Based on the globally acclaimed best-selling book “The Book Thief” by Australian author Markus Zusak, 20th Century Fox’s latest movie of the same title introduces us to a German girl named Liesel Meminger at the heart of the story.
|Photo courtesy of Twentieth Century Fox|
Set during World War II in Germany in January of 1939, Sophie Nélisse takes on the role of 9-year old Liesel – a foster girl living outside of Munich brought to a community where amongst those whom she learned to love, finally discovered her ultimate passion – books.
At a time when uncertainty looms, Liesel is brought to her foster parents, Hans and Rosa Hubermann (played by Geoffrey Rush and Emily Watson respectively) while her younger brother Werner dies along the way to the Hubermanns. In the cemetery where her brother is buried, a book entitled “The Grave Digger’s Handbook” found its way to Liesel’s hands, the first of her collections from which she’d eventually become “The Book Thief.”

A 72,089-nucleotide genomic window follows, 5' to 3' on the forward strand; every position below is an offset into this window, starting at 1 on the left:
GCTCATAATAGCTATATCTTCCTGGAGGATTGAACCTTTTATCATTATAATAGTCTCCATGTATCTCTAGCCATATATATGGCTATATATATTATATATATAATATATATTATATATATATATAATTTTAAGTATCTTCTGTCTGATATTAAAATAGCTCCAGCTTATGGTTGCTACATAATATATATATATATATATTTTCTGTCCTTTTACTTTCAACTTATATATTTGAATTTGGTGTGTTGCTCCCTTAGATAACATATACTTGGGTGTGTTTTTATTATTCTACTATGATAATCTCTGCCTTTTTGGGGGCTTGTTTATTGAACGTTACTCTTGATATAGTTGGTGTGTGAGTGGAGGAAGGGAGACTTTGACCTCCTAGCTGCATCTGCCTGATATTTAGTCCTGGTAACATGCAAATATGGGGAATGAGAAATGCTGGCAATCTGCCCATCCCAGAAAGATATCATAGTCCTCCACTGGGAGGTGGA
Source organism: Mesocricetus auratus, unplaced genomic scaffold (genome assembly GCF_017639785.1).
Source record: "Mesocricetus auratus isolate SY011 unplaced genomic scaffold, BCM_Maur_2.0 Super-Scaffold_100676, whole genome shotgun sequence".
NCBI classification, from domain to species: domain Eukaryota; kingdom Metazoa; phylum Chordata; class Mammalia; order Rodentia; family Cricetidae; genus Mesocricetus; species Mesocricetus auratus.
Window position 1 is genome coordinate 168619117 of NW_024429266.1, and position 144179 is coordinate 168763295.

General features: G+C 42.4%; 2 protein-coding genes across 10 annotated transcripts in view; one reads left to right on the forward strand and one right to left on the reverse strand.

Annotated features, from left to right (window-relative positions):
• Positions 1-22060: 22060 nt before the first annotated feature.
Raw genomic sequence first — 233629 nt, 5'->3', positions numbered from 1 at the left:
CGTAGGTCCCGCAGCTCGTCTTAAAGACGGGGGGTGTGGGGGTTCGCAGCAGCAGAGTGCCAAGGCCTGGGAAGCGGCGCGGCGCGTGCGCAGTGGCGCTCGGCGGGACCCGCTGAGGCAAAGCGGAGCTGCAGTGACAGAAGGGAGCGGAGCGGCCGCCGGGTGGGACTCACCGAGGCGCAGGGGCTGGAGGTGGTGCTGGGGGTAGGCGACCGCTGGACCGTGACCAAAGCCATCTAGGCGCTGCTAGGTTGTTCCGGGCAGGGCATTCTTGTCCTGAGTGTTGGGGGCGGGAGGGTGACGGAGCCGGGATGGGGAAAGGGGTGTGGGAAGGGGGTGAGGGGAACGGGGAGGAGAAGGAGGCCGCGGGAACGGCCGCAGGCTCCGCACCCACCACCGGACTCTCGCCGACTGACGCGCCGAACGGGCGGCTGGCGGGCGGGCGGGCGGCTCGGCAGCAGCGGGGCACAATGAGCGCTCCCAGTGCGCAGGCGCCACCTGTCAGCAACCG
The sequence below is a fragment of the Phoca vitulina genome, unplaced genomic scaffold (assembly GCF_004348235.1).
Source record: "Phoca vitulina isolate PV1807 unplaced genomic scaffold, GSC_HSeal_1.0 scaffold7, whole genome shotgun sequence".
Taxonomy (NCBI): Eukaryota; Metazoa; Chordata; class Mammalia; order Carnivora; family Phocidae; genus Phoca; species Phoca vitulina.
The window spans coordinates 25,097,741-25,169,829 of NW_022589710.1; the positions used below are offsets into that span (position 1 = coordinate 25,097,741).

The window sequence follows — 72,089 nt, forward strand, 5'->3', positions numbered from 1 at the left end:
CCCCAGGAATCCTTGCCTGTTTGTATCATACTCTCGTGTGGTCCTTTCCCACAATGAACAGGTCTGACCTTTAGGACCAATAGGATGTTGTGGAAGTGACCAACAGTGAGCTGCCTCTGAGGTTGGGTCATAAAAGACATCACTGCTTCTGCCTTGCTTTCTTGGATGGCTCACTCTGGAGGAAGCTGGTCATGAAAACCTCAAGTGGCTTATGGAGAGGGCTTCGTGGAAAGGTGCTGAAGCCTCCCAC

The powerful material that is “The Book Thief” is transformed into an affirming, life changing movie from the production team that brought “Life of Pi” to the big screen and from Brian Percival, director of several episodes of the high profile series “Downton Abbey.” Percival has found the movie’s heroine upon seeing Nélisse’s audition tape. "It was quite uncanny, this kid. I was taken right away," says Percival. "It was this mixture of naive innocence but at the same time she's actually quite ballsy. You feel that you can get kneed in the groin at any point."
Nélisse who also played a starring role in “Monsieur Lazhar” in 2011 shares that her role in “The Book Thief” was daunting. Narrated by Death, the story’s tough emotional content which Nelisse’s character Liesel comes of age in an intolerant society within a war had Geoffrey Rush raving on Nelisse’s performance. "I've had the opportunity in my career to have played opposite some extraordinary actresses and Sophie is just a true, natural original," says Rush. "She's a gifted performer who has an instinctive and highly creative rapport with the lens.”
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